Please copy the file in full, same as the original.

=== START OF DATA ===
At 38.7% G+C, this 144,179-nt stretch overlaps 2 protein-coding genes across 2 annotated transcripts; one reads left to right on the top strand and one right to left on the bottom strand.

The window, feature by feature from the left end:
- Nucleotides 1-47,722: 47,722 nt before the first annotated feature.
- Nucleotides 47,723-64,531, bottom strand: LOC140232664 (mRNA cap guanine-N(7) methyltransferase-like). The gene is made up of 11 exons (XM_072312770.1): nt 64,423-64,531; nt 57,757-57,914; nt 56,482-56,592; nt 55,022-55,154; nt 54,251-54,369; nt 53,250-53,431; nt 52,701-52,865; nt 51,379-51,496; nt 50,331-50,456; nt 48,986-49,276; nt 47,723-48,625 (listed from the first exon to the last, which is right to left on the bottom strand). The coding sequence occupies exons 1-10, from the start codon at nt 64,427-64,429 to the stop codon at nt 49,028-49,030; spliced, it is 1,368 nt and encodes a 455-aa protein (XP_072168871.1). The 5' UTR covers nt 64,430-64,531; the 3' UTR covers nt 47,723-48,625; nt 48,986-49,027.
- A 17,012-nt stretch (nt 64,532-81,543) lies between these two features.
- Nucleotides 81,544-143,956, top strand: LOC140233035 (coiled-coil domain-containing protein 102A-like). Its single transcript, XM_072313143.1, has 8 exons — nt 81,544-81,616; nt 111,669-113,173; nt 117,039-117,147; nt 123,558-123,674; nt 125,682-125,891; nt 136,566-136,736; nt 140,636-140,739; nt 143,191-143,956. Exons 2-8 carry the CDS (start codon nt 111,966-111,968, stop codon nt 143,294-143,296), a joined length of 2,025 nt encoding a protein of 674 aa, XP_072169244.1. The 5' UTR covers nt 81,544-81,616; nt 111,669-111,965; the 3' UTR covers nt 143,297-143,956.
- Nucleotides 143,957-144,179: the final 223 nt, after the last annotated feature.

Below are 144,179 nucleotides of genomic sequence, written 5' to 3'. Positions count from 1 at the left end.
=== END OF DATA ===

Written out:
At 38.7% G+C, this 144,179-nt stretch overlaps 2 protein-coding genes across 2 annotated transcripts; one reads left to right on the top strand and one right to left on the bottom strand.

The window, feature by feature from the left end:
- Nucleotides 1-47,722: 47,722 nt before the first annotated feature.
- Nucleotides 47,723-64,531, bottom strand: LOC140232664 (mRNA cap guanine-N(7) methyltransferase-like). The gene is made up of 11 exons (XM_072312770.1): nt 64,423-64,531; nt 57,757-57,914; nt 56,482-56,592; nt 55,022-55,154; nt 54,251-54,369; nt 53,250-53,431; nt 52,701-52,865; nt 51,379-51,496; nt 50,331-50,456; nt 48,986-49,276; nt 47,723-48,625 (listed from the first exon to the last, which is right to left on the bottom strand). The coding sequence occupies exons 1-10, from the start codon at nt 64,427-64,429 to the stop codon at nt 49,028-49,030; spliced, it is 1,368 nt and encodes a 455-aa protein (XP_072168871.1). The 5' UTR covers nt 64,430-64,531; the 3' UTR covers nt 47,723-48,625; nt 48,986-49,027.
- A 17,012-nt stretch (nt 64,532-81,543) lies between these two features.
- Nucleotides 81,544-143,956, top strand: LOC140233035 (coiled-coil domain-containing protein 102A-like). Its single transcript, XM_072313143.1, has 8 exons — nt 81,544-81,616; nt 111,669-113,173; nt 117,039-117,147; nt 123,558-123,674; nt 125,682-125,891; nt 136,566-136,736; nt 140,636-140,739; nt 143,191-143,956. Exons 2-8 carry the CDS (start codon nt 111,966-111,968, stop codon nt 143,294-143,296), a joined length of 2,025 nt encoding a protein of 674 aa, XP_072169244.1. The 5' UTR covers nt 81,544-81,616; nt 111,669-111,965; the 3' UTR covers nt 143,297-143,956.
- Nucleotides 143,957-144,179: the final 223 nt, after the last annotated feature.

Below are 144,179 nucleotides of genomic sequence, written 5' to 3'. Positions count from 1 at the left end.